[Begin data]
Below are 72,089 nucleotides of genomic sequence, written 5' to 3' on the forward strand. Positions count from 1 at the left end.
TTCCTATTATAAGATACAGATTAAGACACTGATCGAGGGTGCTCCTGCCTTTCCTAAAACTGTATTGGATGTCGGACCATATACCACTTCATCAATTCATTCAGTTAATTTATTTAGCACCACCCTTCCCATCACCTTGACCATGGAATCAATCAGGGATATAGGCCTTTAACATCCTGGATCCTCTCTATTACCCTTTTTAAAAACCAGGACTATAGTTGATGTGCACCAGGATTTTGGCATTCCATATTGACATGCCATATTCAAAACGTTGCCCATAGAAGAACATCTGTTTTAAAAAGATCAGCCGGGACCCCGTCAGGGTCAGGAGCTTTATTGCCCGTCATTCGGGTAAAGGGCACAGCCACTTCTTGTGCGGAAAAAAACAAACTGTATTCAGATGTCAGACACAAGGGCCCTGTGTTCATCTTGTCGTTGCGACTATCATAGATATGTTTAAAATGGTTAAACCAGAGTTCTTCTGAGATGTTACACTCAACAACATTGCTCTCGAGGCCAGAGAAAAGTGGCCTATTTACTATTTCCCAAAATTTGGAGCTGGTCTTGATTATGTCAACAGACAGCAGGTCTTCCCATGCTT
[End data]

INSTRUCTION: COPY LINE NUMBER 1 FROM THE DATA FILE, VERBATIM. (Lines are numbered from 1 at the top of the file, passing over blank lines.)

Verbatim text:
Below are 72,089 nucleotides of genomic sequence, written 5' to 3' on the forward strand. Positions count from 1 at the left end.